Blenheim, New York

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Blenheim is a town in Schoharie County, New York, United States. The population was 330 at the 2000 census. The town was named after a land patent, which itself was named after the Battle of Blenheim.

The Town of Blenheim is in the southwest part of the county and is east of Oneonta, New York.



The town was the site of raids and skirmishes during the American Revolution.

The town was one of the original six towns of the county, created in 1797 from Schoharie. In 1803, part of Blenheim was used to create the Town of Jefferson. Another part of Blenheim was taken in 1848 to form part of the new Town of Gilboa.

The town has one of the world's longest wooden single-span covered bridges (at 232 feet), the Old Blenheim Bridge, built in 1855.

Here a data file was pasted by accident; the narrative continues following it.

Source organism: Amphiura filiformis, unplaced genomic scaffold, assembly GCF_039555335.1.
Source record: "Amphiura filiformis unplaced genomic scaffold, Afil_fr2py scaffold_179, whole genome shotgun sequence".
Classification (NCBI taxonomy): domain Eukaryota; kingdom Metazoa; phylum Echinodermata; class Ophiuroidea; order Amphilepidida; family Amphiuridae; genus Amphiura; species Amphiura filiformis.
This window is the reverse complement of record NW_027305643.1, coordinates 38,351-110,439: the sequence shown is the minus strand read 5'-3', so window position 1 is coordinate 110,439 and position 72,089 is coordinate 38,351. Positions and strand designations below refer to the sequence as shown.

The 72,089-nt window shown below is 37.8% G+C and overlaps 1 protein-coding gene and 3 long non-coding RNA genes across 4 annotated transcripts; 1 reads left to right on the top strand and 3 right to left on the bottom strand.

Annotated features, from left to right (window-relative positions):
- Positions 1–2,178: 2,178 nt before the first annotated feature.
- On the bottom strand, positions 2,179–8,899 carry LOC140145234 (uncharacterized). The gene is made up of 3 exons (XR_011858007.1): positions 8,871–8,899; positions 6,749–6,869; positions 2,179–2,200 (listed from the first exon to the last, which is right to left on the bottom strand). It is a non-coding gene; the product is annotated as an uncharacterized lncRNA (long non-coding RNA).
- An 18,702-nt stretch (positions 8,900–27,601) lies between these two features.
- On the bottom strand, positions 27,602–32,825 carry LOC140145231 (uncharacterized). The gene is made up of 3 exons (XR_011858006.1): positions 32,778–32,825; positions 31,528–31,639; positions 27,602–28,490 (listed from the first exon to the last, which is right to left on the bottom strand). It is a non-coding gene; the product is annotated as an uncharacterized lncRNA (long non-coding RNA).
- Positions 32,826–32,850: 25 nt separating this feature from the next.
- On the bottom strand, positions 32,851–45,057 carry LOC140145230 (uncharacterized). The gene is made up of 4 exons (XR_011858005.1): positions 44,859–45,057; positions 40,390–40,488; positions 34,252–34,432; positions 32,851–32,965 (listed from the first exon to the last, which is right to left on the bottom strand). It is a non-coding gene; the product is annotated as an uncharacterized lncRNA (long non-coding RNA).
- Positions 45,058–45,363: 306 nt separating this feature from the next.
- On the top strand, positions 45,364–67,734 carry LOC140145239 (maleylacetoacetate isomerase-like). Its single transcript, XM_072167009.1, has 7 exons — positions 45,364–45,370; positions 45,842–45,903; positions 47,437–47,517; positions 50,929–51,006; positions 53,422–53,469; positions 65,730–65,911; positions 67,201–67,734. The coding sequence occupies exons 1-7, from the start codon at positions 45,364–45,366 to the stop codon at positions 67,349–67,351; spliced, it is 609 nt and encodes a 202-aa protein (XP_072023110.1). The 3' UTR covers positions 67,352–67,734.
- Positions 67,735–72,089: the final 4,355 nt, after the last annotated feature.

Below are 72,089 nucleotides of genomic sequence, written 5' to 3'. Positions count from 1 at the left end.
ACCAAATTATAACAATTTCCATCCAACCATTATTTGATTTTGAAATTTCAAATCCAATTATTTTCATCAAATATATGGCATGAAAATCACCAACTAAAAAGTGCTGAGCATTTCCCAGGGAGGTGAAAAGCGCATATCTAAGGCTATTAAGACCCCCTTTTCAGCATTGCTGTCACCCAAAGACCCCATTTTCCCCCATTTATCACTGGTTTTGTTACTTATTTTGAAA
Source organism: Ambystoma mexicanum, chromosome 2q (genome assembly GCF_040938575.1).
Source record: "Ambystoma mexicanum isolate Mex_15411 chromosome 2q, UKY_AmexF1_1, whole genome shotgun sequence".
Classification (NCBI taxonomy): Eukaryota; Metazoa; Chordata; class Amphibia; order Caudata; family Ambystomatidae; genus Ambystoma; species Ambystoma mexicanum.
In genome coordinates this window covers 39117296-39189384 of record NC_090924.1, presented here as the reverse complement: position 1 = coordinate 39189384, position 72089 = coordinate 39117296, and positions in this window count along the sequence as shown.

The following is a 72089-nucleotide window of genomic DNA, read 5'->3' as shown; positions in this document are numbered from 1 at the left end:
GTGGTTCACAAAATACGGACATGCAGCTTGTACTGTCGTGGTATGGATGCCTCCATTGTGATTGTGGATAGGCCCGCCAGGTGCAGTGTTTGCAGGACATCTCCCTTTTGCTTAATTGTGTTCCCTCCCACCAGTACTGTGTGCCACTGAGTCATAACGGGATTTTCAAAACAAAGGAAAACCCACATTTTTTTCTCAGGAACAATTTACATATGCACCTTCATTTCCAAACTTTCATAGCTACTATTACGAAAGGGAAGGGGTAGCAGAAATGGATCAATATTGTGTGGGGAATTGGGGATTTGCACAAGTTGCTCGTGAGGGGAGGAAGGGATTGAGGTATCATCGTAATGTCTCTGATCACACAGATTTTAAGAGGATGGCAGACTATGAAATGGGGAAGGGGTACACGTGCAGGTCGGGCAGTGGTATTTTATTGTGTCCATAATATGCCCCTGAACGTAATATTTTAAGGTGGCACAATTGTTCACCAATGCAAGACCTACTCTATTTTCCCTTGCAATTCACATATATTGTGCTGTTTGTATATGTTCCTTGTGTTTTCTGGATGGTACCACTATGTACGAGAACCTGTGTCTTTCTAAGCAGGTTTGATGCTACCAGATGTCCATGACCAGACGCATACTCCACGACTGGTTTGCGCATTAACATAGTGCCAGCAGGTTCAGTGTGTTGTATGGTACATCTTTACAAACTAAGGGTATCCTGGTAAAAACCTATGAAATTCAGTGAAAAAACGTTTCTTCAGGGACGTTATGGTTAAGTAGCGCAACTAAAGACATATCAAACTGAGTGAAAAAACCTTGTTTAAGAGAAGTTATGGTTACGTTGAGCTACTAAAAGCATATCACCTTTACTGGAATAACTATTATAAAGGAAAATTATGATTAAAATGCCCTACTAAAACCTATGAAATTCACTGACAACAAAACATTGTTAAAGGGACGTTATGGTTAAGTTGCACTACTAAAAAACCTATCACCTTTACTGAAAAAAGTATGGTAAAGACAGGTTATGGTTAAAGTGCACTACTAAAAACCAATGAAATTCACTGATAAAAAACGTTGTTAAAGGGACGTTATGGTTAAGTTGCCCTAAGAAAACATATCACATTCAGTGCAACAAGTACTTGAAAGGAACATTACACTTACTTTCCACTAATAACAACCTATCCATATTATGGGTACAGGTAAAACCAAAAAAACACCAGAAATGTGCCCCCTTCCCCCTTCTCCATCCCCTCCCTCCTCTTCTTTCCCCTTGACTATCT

Past residents of note


According to the United States Census Bureau, the town has a total area of 34.4 square miles (89.0 km²), of which, 33.9 square miles (87.9 km²) of it is land and 0.4 square miles (1.1 km²) of it (1.25%) is water.

The Schoharie Creek flows through the town.

New York State Route 30 is a north-south highway in the eastern part of Blenheim


As of the census[1] of 2000, there were 330 people, 150 households, and 97 families residing in the town. The population density was 9.7 people per square mile (3.8/km²). There were 303 housing units at an average density of 8.9/sq mi (3.4/km²). The racial makeup of the town was 96.97% White, 1.52% African American, 0.30% from other races, and 1.21% from two or more races. Hispanic or Latino of any race were 2.12% of the population.

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